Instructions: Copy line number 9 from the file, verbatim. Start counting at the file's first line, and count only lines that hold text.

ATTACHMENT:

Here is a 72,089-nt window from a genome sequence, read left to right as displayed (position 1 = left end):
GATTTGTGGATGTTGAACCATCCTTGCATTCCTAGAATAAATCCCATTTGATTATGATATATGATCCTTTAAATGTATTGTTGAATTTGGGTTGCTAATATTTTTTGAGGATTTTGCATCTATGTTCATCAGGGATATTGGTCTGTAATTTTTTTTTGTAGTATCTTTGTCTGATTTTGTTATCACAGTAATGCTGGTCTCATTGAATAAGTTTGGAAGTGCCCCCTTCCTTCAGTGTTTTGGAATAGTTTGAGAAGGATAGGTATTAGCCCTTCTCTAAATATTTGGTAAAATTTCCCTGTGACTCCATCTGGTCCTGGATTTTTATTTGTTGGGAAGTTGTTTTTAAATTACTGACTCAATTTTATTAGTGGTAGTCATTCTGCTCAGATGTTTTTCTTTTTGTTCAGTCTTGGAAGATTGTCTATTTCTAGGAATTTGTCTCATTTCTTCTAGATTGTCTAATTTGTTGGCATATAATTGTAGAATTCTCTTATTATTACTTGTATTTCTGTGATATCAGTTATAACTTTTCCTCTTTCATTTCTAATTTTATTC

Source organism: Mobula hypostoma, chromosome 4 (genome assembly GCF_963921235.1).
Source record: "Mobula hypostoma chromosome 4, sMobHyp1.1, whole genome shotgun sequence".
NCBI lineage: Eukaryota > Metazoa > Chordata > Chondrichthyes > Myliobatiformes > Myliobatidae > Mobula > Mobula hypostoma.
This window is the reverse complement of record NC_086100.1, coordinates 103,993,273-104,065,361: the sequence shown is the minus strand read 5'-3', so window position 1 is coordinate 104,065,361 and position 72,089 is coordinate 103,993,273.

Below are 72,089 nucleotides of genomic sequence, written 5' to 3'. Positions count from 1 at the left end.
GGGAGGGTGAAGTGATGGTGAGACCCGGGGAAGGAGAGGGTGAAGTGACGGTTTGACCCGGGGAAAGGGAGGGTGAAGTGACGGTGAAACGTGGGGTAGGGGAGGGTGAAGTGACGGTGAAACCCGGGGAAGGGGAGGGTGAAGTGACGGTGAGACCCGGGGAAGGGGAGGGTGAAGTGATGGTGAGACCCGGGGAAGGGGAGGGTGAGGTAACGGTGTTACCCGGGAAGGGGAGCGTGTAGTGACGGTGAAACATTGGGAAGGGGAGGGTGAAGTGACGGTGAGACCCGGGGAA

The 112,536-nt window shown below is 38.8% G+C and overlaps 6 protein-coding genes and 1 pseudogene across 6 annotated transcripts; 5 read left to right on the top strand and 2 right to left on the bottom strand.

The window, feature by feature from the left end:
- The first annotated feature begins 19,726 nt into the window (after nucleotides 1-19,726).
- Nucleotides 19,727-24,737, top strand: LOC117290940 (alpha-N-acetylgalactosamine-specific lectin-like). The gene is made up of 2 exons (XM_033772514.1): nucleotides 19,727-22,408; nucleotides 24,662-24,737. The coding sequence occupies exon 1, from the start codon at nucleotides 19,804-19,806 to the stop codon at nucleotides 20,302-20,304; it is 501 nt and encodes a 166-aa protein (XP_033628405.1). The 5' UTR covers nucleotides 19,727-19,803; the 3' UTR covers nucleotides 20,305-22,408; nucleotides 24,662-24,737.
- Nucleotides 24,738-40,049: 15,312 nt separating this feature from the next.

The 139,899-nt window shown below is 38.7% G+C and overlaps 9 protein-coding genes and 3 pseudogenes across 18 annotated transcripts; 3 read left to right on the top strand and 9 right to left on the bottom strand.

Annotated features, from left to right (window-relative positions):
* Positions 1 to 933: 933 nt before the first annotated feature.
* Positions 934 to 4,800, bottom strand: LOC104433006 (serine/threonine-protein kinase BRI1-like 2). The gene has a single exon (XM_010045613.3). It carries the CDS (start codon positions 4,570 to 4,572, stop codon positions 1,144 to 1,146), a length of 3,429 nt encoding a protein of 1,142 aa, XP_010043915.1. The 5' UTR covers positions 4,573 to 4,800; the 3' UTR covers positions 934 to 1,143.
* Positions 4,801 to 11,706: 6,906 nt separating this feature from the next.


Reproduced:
The 112,536-nt window shown below is 38.8% G+C and overlaps 6 protein-coding genes and 1 pseudogene across 6 annotated transcripts; 5 read left to right on the top strand and 2 right to left on the bottom strand.